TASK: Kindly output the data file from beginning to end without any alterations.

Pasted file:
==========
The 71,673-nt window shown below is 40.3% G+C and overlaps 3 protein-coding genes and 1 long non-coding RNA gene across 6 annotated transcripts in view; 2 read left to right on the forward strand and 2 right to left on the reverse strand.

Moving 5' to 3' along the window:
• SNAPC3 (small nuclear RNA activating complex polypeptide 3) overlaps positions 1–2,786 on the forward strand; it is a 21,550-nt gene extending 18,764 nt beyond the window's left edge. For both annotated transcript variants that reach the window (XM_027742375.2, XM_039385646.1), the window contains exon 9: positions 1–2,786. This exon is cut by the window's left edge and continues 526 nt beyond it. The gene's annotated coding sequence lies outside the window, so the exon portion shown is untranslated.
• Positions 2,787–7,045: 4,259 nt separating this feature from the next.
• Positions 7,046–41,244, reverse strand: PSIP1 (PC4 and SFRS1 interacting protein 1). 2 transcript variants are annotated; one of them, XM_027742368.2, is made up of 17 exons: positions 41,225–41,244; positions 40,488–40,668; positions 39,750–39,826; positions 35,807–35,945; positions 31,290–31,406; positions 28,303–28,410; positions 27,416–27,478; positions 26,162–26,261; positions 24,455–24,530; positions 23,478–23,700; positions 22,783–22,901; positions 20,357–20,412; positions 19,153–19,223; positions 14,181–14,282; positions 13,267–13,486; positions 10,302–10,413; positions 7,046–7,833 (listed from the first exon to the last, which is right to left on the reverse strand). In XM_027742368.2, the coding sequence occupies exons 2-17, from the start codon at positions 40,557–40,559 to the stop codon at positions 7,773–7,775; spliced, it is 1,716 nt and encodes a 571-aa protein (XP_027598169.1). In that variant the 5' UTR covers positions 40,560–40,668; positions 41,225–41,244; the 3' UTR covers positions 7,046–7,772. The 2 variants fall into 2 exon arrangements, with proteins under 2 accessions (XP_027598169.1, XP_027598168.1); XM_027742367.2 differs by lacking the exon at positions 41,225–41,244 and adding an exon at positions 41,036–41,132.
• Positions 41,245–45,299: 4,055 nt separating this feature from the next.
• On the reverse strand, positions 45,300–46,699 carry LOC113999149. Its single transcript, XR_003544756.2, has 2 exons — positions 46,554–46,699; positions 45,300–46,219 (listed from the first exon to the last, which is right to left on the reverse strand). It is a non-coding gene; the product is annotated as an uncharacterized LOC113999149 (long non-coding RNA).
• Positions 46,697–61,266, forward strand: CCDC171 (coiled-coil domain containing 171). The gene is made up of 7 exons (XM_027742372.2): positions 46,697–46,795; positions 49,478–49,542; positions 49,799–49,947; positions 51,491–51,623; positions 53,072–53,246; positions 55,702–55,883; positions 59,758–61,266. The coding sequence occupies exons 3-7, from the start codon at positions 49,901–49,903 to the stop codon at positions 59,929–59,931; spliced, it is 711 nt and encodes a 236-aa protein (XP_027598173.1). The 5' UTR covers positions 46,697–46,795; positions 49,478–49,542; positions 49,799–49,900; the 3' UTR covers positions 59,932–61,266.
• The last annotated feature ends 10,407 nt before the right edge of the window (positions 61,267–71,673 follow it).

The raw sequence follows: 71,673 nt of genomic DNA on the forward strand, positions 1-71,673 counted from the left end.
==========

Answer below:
The 71,673-nt window shown below is 40.3% G+C and overlaps 3 protein-coding genes and 1 long non-coding RNA gene across 6 annotated transcripts in view; 2 read left to right on the forward strand and 2 right to left on the reverse strand.

Moving 5' to 3' along the window:
• SNAPC3 (small nuclear RNA activating complex polypeptide 3) overlaps positions 1–2,786 on the forward strand; it is a 21,550-nt gene extending 18,764 nt beyond the window's left edge. For both annotated transcript variants that reach the window (XM_027742375.2, XM_039385646.1), the window contains exon 9: positions 1–2,786. This exon is cut by the window's left edge and continues 526 nt beyond it. The gene's annotated coding sequence lies outside the window, so the exon portion shown is untranslated.
• Positions 2,787–7,045: 4,259 nt separating this feature from the next.
• Positions 7,046–41,244, reverse strand: PSIP1 (PC4 and SFRS1 interacting protein 1). 2 transcript variants are annotated; one of them, XM_027742368.2, is made up of 17 exons: positions 41,225–41,244; positions 40,488–40,668; positions 39,750–39,826; positions 35,807–35,945; positions 31,290–31,406; positions 28,303–28,410; positions 27,416–27,478; positions 26,162–26,261; positions 24,455–24,530; positions 23,478–23,700; positions 22,783–22,901; positions 20,357–20,412; positions 19,153–19,223; positions 14,181–14,282; positions 13,267–13,486; positions 10,302–10,413; positions 7,046–7,833 (listed from the first exon to the last, which is right to left on the reverse strand). In XM_027742368.2, the coding sequence occupies exons 2-17, from the start codon at positions 40,557–40,559 to the stop codon at positions 7,773–7,775; spliced, it is 1,716 nt and encodes a 571-aa protein (XP_027598169.1). In that variant the 5' UTR covers positions 40,560–40,668; positions 41,225–41,244; the 3' UTR covers positions 7,046–7,772. The 2 variants fall into 2 exon arrangements, with proteins under 2 accessions (XP_027598169.1, XP_027598168.1); XM_027742367.2 differs by lacking the exon at positions 41,225–41,244 and adding an exon at positions 41,036–41,132.
• Positions 41,245–45,299: 4,055 nt separating this feature from the next.
• On the reverse strand, positions 45,300–46,699 carry LOC113999149. Its single transcript, XR_003544756.2, has 2 exons — positions 46,554–46,699; positions 45,300–46,219 (listed from the first exon to the last, which is right to left on the reverse strand). It is a non-coding gene; the product is annotated as an uncharacterized LOC113999149 (long non-coding RNA).
• Positions 46,697–61,266, forward strand: CCDC171 (coiled-coil domain containing 171). The gene is made up of 7 exons (XM_027742372.2): positions 46,697–46,795; positions 49,478–49,542; positions 49,799–49,947; positions 51,491–51,623; positions 53,072–53,246; positions 55,702–55,883; positions 59,758–61,266. The coding sequence occupies exons 3-7, from the start codon at positions 49,901–49,903 to the stop codon at positions 59,929–59,931; spliced, it is 711 nt and encodes a 236-aa protein (XP_027598173.1). The 5' UTR covers positions 46,697–46,795; positions 49,478–49,542; positions 49,799–49,900; the 3' UTR covers positions 59,932–61,266.
• The last annotated feature ends 10,407 nt before the right edge of the window (positions 61,267–71,673 follow it).

The raw sequence follows: 71,673 nt of genomic DNA on the forward strand, positions 1-71,673 counted from the left end.